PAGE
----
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77% of Advertising on the Web Is Bought by 'Dot-Com' Firms

Study: As stronger Net firms rely on ads for revenue, analysts worry that an avalanche of Web failures may cause ripple effect.


A surprising three-fourths of advertising purchased on the World Wide Web comes from other Internet companies, according to a study released Monday by a unit of Media Metrix.

The study of the biggest 200 advertisers on the Web found that the proportion of ads purchased by "dot-com" firms climbed to 77% in July, up from 64% a year earlier.

The survey's results surprised analysts who are concerned that an avalanche of dot-com failures could have a profound effect on healthier Internet companies, such as CNet, Excite@Home, AltaVista, Yahoo and others, that depend on dot-coms for advertising.

Only last week, shares in top Web portal Yahoo fell more than 15% after Lehman Bros. analyst Holly Becker noted that more than 60% of Yahoo's ads are placed by dot-coms and that in July the total number of ads viewed on Yahoo dropped by 20%.

"As Internet companies' cash reserves dwindle and prospects for profitability aren't near-term, many of these companies are cutting back on spending," said analyst Derek Brown of WR Hambrecht & Co. in San Francisco. "That could have a ripple effect."

Analysts agree that the worst dot-com fallout is still to come in financial results from the second half of this year. Becker said the real "belt-tightening" on the part of Internet advertisers began in June.

Until recently, Brown and others had thought that Fortune 500 companies were spending more advertising money on the Web because they are being aggressively courted by Internet publishers.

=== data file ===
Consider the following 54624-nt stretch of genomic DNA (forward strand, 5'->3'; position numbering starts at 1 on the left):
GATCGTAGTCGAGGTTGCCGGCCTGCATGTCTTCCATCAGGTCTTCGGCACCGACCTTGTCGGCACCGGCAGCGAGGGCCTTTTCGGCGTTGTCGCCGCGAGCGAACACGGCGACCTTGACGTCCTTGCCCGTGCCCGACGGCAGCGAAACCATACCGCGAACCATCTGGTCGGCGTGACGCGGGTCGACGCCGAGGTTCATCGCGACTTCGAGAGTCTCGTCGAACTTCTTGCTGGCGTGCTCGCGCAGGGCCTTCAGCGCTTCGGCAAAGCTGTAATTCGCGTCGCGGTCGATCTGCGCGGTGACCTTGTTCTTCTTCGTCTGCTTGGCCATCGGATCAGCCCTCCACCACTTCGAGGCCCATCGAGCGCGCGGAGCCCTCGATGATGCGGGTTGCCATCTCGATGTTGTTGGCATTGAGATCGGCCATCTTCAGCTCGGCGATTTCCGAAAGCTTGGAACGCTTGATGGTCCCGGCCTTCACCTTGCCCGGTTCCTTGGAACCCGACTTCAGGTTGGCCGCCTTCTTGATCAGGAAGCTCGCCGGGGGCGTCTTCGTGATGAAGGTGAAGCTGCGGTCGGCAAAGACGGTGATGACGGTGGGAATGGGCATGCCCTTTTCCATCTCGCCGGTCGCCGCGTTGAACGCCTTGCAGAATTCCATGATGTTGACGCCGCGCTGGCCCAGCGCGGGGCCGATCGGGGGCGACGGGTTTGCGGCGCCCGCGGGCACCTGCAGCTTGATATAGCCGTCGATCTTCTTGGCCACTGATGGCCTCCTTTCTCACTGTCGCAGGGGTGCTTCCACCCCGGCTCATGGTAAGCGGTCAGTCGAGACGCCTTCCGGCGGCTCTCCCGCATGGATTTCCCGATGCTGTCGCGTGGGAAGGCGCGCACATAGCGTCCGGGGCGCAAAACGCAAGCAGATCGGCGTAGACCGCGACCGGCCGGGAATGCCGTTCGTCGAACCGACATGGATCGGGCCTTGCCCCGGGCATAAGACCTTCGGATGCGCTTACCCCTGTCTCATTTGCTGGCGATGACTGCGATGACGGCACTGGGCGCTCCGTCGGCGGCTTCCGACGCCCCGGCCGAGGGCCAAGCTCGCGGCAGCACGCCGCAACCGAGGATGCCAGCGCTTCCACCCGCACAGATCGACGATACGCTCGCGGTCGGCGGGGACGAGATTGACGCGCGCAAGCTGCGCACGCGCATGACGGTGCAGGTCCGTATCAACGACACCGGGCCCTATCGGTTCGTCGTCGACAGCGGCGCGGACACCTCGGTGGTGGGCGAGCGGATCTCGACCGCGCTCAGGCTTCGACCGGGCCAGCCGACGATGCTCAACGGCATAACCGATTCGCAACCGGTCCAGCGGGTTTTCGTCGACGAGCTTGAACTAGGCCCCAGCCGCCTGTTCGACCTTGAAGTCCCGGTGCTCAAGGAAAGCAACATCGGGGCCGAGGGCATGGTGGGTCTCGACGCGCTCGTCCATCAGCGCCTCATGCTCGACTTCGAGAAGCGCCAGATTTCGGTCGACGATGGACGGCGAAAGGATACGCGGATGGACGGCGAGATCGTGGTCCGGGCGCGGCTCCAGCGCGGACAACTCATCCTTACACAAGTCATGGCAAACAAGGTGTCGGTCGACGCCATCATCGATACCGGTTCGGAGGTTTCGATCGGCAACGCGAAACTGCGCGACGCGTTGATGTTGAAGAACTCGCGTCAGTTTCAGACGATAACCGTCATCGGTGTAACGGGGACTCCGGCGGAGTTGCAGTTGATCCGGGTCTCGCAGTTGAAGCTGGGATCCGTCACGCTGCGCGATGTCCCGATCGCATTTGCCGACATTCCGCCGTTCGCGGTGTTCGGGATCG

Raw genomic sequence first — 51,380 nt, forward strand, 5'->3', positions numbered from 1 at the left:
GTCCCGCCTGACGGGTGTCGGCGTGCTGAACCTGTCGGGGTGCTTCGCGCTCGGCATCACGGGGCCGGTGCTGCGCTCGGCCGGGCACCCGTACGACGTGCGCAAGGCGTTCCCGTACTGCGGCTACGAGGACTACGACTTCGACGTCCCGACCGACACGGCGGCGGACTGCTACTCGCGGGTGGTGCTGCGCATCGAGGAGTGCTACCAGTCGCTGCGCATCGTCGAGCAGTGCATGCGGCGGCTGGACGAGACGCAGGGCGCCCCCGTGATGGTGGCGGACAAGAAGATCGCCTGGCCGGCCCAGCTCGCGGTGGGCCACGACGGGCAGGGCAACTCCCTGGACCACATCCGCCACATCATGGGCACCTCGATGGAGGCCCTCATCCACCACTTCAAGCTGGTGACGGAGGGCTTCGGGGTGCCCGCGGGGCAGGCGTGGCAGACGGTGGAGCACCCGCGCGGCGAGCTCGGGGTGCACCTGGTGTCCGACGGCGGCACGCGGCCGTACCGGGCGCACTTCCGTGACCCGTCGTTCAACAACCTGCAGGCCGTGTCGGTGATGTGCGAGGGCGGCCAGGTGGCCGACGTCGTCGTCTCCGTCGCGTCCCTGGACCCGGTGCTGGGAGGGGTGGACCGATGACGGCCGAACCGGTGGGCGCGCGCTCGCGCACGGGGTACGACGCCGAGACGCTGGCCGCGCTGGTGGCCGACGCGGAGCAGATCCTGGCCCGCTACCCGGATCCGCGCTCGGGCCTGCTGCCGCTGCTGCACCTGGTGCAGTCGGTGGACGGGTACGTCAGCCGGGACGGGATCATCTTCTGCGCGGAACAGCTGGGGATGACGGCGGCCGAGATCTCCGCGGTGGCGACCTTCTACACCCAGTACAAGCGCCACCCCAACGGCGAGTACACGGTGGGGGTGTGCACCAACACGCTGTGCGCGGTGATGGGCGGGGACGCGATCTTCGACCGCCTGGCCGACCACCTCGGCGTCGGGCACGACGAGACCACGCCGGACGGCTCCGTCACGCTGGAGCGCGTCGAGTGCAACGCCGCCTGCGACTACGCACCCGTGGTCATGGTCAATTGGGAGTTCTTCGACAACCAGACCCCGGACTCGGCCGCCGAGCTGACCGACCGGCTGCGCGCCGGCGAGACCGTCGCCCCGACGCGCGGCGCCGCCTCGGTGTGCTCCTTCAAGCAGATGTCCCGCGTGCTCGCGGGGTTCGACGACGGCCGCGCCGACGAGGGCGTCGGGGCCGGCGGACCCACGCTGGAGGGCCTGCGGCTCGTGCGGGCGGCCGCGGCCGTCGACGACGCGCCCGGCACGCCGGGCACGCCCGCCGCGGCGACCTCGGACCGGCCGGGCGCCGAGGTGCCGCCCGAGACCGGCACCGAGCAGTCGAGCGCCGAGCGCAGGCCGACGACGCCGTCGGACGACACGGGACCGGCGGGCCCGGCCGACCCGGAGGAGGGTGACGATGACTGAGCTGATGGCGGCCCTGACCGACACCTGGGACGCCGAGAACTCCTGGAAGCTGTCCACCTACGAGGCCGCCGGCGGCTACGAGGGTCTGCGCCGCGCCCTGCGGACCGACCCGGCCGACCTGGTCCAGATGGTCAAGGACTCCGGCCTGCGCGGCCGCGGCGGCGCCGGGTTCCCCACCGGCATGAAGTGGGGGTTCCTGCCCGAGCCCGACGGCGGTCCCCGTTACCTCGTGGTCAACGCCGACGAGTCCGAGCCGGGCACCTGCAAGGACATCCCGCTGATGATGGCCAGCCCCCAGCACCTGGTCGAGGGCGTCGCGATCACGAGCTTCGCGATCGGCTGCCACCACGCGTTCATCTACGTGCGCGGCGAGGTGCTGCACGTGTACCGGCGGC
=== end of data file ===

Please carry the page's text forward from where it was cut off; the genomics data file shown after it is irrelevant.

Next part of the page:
Yet the new study shows the continued reliance on dot-com advertisers. "I would have expected their numbers to decline" relative to bricks-and-mortar firms, Brown said.

That has been the conventional wisdom of Internet analysts, as scores of bankruptcies, mergers and layoffs sweep through such firms as, Value America and

Typical was a research note last month by Merrill Lynch analyst Henry Blodget: "Fortune 500 spending continues to move online at a healthy and encouraging rate, but this growth of dollars is being offset by the loss of dollars from the dot-com community."

Becker was more skeptical. "We continue to look for signs that traditional advertisers are embracing online advertising. But we are receiving little comfort," she said. "We think it is highly unlikely that traditional players will pick up the slack."

The 200 companies tracked in the new AdRelevance study together account for about three-fourths of the ads on the Internet, said Charlie Buchwalter, the firm's vice president. AdRelevance is part of online ratings company Media Metrix.

The firm said the overall number of online ad impressions is now about the same as it was this spring, when the stocks of many dot-coms began to slide.

The report draws no conclusions about a domino effect on ad revenues. But its figures contrast with other rosy reports and projections for online ad spending.

For example, the Internet Advertising Bureau said a month ago that online ads brought in $2 billion during the first three months of this year, up 10% from the last quarter of 1999.

Even after the dot-com slide gathered momentum, Jupiter Communications said corporations will boost their online ad spending to $16.5 billion in 2005.

Wall Street analysts, however, have been raising warning flags in the past few weeks that have sent some shares in Net stalwarts reeling.

Yahoo declined to confirm the percentage of revenue it gets from its Internet brethren.

"We are not immune to the changes in the dot-com world generally," the company said in a statement. "We are working a little harder in this quarter than in the past, given the tightness in dot-com advertising budgets."

Yahoo shares rebounded slightly Tuesday, gaining $3.19 to $117.13.

AltaVista Vice President Ken Neibaur said he didn't know the percentage of Net companies buying ads at his portal, but said, "There hasn't been a decline in their spending."

And he said Wall Street's reaction to recent reports may have been overblown. "It's kind of jumpy right now," he said.

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